As she waited, her mind turned to the stories that office must hold. How much of anxiety and suffering and sorrow and tragedy—and occasional joy—it must know. The mothers who brought children whom others had declared incurable—how tense these moments of waiting must be for them! The husband and wife who came together to find out whether she would have to have the operation—how many of the crucial moments of life were lived in such places as this! The power in these doctors vested! The power of their voice, their slightest glance, in holding men from the brink of despair! Who could know the human heart better than they? They did not meet the every day men and women well groomed with restraints and pretence. For it was an hour when the soul was stripped bare that the doctor looked in upon it. Men were various things to various people, but to the doctor they came very close to being themselves. Too much was at stake to dissemble here. When phantoms of fear and death took shape in the shadows one sought the doctor—and told the truth.

She had a fancy which moved her then. She saw the men like Dr. Parkman fighting darkness down in the valley, while from the mountain peak adjacent men like Karl turned on, as with mighty search-lights, more, and ever more, of the light. And what were the search-lights for if not to be turned down into the valley?

"What time did you go to bed last night?" he demanded, after they had shaken hands in the inner office.

"Why—did you see the light?" she faltered;—she had made a promise against late hours.

"The light—no; but I see your face now, and that's enough. Was it two—or worse?"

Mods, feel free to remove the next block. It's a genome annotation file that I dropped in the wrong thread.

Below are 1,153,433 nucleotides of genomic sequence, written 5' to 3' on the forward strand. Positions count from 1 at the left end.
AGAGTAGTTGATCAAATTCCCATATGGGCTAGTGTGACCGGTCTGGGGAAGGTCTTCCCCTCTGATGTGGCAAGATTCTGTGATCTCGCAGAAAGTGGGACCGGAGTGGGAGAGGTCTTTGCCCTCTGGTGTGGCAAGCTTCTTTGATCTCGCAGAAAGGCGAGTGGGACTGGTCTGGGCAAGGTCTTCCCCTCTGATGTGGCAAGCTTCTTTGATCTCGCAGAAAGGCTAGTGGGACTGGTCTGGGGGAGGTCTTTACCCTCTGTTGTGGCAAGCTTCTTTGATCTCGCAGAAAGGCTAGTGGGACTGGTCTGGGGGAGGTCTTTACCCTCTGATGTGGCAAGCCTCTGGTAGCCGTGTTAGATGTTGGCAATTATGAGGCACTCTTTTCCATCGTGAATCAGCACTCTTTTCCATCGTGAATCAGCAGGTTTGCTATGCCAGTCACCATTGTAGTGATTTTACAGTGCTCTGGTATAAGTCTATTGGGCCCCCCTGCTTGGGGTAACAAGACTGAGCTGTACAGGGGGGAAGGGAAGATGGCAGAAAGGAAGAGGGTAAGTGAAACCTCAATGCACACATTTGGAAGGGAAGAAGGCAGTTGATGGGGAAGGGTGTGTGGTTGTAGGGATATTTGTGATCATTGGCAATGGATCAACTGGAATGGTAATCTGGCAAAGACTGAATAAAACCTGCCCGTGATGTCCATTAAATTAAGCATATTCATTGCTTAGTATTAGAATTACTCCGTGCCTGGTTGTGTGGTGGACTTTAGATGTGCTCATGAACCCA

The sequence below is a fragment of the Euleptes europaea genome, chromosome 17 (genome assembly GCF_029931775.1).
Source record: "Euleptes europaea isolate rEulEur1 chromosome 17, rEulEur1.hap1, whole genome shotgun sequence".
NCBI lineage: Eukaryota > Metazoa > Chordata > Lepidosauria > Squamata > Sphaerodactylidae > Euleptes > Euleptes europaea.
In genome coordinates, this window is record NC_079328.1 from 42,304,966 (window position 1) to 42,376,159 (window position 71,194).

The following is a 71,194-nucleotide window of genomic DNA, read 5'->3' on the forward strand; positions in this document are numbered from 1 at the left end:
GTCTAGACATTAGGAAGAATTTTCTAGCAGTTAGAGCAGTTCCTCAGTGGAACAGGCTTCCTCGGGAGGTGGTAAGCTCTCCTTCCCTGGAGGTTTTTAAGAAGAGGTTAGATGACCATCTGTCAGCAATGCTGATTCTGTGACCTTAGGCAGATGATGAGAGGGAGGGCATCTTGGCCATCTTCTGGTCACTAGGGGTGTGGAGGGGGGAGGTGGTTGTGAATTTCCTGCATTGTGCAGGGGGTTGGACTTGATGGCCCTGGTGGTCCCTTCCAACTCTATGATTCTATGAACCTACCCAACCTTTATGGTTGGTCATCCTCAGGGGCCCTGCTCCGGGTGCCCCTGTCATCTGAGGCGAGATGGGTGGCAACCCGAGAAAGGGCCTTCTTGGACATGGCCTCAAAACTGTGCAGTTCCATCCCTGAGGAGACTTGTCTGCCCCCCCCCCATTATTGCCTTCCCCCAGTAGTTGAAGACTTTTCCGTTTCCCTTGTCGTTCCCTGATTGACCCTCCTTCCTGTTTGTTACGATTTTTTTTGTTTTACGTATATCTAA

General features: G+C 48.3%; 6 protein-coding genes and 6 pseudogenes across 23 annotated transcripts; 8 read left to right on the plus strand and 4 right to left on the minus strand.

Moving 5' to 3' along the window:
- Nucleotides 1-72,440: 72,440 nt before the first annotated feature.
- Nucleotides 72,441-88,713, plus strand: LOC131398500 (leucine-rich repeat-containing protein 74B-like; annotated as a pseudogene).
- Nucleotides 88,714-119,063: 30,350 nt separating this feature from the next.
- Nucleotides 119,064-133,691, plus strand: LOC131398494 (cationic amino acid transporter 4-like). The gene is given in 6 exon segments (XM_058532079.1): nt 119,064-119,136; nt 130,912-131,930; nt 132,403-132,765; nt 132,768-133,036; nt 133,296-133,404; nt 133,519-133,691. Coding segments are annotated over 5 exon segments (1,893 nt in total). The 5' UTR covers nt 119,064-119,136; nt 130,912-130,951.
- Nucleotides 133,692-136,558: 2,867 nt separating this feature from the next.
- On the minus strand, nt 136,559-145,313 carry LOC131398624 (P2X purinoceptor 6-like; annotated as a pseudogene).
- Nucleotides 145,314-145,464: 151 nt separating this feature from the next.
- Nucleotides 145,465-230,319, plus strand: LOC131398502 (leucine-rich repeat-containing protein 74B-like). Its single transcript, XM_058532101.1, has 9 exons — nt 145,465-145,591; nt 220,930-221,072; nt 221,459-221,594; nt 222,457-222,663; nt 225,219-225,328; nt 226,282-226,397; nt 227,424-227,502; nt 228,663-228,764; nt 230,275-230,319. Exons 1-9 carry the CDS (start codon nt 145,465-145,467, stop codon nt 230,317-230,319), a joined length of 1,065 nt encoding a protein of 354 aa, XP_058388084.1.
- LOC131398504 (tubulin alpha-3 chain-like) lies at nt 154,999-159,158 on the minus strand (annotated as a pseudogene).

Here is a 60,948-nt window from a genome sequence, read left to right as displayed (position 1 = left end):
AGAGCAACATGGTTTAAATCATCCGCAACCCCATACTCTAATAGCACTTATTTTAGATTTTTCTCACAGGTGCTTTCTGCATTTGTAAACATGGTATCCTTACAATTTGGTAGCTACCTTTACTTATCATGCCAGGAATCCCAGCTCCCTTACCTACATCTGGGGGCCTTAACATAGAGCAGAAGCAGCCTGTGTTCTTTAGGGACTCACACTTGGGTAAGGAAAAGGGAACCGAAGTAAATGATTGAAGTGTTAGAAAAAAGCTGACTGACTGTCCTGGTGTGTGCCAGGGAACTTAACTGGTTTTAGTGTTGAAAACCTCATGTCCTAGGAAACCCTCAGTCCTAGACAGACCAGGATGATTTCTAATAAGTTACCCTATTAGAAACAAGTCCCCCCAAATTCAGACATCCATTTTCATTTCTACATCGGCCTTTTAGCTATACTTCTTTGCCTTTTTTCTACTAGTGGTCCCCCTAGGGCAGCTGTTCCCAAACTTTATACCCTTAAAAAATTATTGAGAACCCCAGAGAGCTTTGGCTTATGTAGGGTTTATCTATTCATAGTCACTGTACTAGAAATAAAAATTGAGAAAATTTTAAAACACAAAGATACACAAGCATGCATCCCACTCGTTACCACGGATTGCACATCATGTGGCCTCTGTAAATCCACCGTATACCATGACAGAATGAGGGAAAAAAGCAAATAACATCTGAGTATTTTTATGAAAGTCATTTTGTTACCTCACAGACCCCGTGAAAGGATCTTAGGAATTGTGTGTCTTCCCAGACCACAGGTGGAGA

"Just a mere trifle worse. And truly, doctor—I didn't mean to. But don't you know it's hard to stop when you feel just right for a thing? Why, one can't always do things at the proper time," she expostulated.

"No, and one can't always keep an abused nervous system from going to pieces either. Did you ever stop to think of that?"

"But you'll look after the nervous system," she replied ingenuously.

"Now that's where a lot of you make the mistake. I can't do anything at all without the cooperation of common-sense."

"Well I'm intending to be real good from this on," she laughed. "But it is so important that I know everything!"

He laughed then too. "A very destructive notion."

"Tell me," he said, when he had settled himself in his chair in the particular way of settling himself when he intended having a talk with her, "have you been rewarded in all this by any pleasure in it whatsoever? I don't mean," he made clear, anticipating her, "just the pleasure of doing something for Karl. But has your work given you any enthusiasm for the thing in itself?"

"Doctor—it has. And that was something I was afraid of. But you should have heard me talking to Mr. Ross the other day when he made one of his patronising remarks about mere science. I believe that when you work hard at almost anything you develop some enthusiasm for it."

"Um—a rather doubtful compliment for science."

"It was rather Beasonish," she laughed. "But you see in the beginning my face was turned the other way."

He gave her one of those concentrated glances then. "And how about that?
Never feel any more like heading the other way?"

She smiled, and the smile seemed to be covering a great deal. "Oh sometimes the perverse side of me feels like turning the other way. There are many sides to us—aren't there? But never mind about that," she hastened. "That is just something between me and myself. I can suppress all insurrections."

There was a pause. She leaned back in the big chair and was resting; he had seen from the first that she was very tired. "No desire to back out?"—he threw that out a little doubtfully.

She sat up straight. She looked, first angry, and then as if she were going to cry. "Doctor—tell me! Am I that unconvincing? Hasn't the winter—"

"This winter," he interrupted gently, "has proved that you knew what you were talking about when you came to me last fall. Could I say more than that? I only asked the question," he explained, "because this is the last chance for retreat."